Rummanah Aasi
 I am an unabashedly fangirl of John Green. His debut, Looking for Alaska, was my first reintroduction to today's YA literature and I haven't looked back since. Green has an uncanny ability to write about teens for teens. There is not an ounce of condescension and his characters are smart, funny, and adorkable. His latest book, The Fault in Our Stars, have crossed over to adults and it is perhaps an answer to the "What's all this hype about John Green?" question. I haven't seen the movie trailer for The Fault in Our Stars, mostly because I'm afraid I'd start crying and won't stop, but I will definitely be armed with boxes of tissues when I do see it. Here is my lame attempt to review this brilliant, critically acclaimed, and one of my favorite books from 2013.

Description: Despite the tumor-shrinking medical miracle that has bought her a few years, Hazel has never been anything but terminal, her final chapter inscribed upon diagnosis. But when a gorgeous plot twist named Augustus Waters suddenly appears at Cancer Kid Support Group, Hazel's story is about to be completely rewritten.

Review: It's about a year since I read The Fault in Our Stars and the characters still resonate with me. Like many readers, I was hesitate in reading this book not because it wasn't going to be good but I wasn't emotionally ready to take on this journey. I want to tell you to not be afraid to pick this amazing book up. While, yes it's about teens who have cancer, but it's so much more.
  The Fault in Our Stars has a great combination of light and dark moments. Most of you already know the gist of the story so I'm not going to waste time rehashing it to you. I will say that Hazel and Gus are memorable characters who are incredibly vivid, intelligent, wise beyond their years, and extremely witty. Some reviewers believe that Hazel and Gus don't ring true as teens, but I would disagree. Both are forced to grow up and accept their mortality, which makes them less focused on trivial matters. Hazel and Gus are star-crossed lovers without the melodrama of a paranormal romance. There are no battles to be fought or creatures to defeat, but a race against time to live their lives to the fullest even if it might cause them pain. Their relationship grows slowly from attraction to intelligent conversations to finally making their hearts open to love and accepting the possibility that they can be torn apart if one of them falls ill. Whether intentional or not, but I saw the reflection of my reluctance to pick this book up in their journey.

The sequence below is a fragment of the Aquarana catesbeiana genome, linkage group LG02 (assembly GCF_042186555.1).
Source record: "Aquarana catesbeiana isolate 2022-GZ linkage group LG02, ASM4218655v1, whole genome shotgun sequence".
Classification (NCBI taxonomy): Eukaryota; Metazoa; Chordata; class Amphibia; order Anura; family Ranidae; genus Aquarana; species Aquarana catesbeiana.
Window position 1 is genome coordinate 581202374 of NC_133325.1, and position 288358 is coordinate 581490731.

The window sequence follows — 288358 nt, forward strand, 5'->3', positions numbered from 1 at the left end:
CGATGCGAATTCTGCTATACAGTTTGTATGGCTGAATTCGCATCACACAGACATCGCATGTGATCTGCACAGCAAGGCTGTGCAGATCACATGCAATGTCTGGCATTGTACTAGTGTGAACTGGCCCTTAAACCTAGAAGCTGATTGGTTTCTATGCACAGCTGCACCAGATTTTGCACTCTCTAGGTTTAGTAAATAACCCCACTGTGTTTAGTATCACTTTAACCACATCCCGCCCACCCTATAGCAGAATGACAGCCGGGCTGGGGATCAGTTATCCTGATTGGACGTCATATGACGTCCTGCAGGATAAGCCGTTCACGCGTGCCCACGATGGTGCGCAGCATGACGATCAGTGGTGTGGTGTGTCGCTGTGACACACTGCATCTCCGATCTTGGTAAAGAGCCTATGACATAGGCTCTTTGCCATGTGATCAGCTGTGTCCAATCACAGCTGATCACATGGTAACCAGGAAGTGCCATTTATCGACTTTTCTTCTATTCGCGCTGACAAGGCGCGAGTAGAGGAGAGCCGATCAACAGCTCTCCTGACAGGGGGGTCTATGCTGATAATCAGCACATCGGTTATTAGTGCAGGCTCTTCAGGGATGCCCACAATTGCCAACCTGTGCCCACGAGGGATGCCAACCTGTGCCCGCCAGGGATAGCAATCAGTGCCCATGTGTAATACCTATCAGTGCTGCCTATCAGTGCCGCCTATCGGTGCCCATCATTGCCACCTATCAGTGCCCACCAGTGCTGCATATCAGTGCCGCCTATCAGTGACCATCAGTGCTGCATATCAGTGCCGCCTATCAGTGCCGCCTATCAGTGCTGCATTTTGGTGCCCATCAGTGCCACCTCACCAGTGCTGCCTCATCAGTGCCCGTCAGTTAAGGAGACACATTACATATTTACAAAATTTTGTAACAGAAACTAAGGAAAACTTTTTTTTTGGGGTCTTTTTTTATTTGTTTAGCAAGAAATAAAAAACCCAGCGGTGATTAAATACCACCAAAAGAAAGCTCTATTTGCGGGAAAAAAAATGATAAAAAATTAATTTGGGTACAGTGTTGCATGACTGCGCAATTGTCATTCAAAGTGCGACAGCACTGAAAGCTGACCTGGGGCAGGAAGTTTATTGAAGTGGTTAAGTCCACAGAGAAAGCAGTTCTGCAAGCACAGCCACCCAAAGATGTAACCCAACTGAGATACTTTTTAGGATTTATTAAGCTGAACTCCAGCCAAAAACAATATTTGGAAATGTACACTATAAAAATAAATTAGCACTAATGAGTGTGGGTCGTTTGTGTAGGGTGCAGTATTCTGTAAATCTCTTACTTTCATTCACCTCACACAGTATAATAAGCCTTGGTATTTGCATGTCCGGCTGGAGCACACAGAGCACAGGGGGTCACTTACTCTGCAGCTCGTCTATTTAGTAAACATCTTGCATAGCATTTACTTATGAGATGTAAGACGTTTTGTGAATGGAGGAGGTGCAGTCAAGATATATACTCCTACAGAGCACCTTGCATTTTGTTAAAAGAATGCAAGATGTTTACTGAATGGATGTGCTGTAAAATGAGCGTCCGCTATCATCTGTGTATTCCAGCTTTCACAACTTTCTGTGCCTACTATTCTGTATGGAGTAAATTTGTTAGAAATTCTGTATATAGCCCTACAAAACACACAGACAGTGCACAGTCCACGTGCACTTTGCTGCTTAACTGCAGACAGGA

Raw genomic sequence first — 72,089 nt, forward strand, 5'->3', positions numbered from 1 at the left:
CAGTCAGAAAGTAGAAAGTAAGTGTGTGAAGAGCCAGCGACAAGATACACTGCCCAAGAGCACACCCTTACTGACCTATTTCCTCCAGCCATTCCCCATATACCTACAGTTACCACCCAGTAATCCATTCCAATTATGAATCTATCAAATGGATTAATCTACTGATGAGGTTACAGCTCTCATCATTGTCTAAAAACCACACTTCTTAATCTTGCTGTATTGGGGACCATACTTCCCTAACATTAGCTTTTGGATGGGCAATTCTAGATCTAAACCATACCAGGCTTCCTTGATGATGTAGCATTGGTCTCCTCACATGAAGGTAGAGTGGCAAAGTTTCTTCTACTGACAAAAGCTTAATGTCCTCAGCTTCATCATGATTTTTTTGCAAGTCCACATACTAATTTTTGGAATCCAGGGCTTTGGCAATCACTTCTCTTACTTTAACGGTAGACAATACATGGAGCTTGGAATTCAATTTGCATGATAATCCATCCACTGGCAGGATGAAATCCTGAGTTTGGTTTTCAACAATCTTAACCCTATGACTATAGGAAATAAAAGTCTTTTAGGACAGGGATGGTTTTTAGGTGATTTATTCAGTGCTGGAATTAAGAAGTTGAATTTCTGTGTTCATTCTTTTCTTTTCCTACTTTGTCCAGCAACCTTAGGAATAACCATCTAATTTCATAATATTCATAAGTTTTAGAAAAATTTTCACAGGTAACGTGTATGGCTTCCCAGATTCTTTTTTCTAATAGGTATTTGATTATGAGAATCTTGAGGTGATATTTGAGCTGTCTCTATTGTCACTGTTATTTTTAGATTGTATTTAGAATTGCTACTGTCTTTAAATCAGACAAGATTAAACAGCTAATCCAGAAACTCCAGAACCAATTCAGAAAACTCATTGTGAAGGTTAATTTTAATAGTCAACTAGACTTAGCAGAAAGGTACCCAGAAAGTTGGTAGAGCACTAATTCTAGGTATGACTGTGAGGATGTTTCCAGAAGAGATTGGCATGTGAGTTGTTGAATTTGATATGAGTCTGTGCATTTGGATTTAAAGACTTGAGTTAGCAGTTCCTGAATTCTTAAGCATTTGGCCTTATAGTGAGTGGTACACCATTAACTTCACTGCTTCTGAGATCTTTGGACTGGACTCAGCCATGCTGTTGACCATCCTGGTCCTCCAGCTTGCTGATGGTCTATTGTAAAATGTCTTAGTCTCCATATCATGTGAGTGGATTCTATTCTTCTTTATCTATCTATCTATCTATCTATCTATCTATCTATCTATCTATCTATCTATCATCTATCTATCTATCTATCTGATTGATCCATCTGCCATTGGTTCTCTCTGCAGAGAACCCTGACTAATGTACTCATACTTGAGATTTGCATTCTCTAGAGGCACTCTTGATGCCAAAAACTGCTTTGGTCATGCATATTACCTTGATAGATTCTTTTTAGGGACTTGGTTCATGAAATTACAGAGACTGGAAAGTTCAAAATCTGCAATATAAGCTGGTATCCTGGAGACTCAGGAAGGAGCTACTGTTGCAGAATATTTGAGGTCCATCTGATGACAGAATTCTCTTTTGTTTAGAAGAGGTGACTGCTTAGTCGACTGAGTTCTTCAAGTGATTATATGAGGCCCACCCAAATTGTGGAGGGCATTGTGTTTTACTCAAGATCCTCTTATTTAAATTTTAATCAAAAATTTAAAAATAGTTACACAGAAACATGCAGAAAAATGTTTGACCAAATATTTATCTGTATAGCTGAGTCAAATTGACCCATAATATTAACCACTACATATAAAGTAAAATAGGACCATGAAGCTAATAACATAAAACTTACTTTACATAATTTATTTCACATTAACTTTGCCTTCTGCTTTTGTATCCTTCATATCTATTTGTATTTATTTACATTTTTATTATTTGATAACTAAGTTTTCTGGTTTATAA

The Fault in Our Stars is an achingly beautiful story about life and loss. It will make you laugh, even at dark moments, cry, and make you wish that the world is a "wish-granting factory". Intelligent vocabulary, generous references to literature, and witty cultural commentary make this a delight to read. There are so many quotes that I loved in this book that I'm afraid if I started highlighting them, I'd highlight the entire book.  The next time someone asks me why I read YA, I'll hand them this book and tell them to talk to me afterwards.

Rating: 5 stars

Words of Caution: Strong language, a small fade to black sex scene, and mature themes. Recommended for Grades 9 and up.

If you like this book try: Eleanor and Park by Rainbow Rowell, Me Before You by Jojo Moyes, Aristotle and Dante Discover the Secrets of the Universe by Benjamin Alire Saenz, The Universe versus Alex Woods by Gaven Extence, The Sky is Everwhere by Jandy Nelson
7 Responses
  1. Jenny Says:

    "I wasn't emotionally ready to take on this journey."

    That's exactly why I've been putting this one off for so long Rummanah! Cancer stories are really hard for me because they're just so real and I like to escape reality when reading. I know they're going to be painfully beautiful, but I always find myself shying away from them. I'm thinking I'll pick this one up when the movie comes out though, I do better when I already know what's going to happen:) Gorgeous review!

  2. At some times I thought they seemed a bit too smart to be believable, but there are teens who are like that. It's just quite unusual. Regardless, I loved how the book made me think and feel.

  3. I'm a pretty big fan of John Green too, but even after reading this, Looking for Alaska remains my favorite. Something about that book just clicked right for me. But this one was a pretty close second, and I don't think anyone is ever ready for this journey. I cried my poor eyes out.

  4. I want to read this book and yet I stay FAR away! I hate to cry and I know this one will reduce me to a blubbering mess. Oh but it sounds so good and you make me want to be brave enough to pick it up. *checks amount of tissues in box*

  5. I just got this off of Amazon for my own keeping, for everyone has said excellent things about it. I will be reading it the moment I find the right opportunity.

  6. Excellent review! You did a great job reviewing this and I agree about Hazel and Gus being made to grow up and face adult issues before their time. They do ring true. You have to look at the whole picture. You've stated it so well. You did an excellent job!!

  7. I can't believe I still haven't read any of John Green's novels! I'm most interested in reading The Fault in Our Stars because of how much everyone seems to love it, and plan on reading it before I go watch the movie. The trailer looks good!

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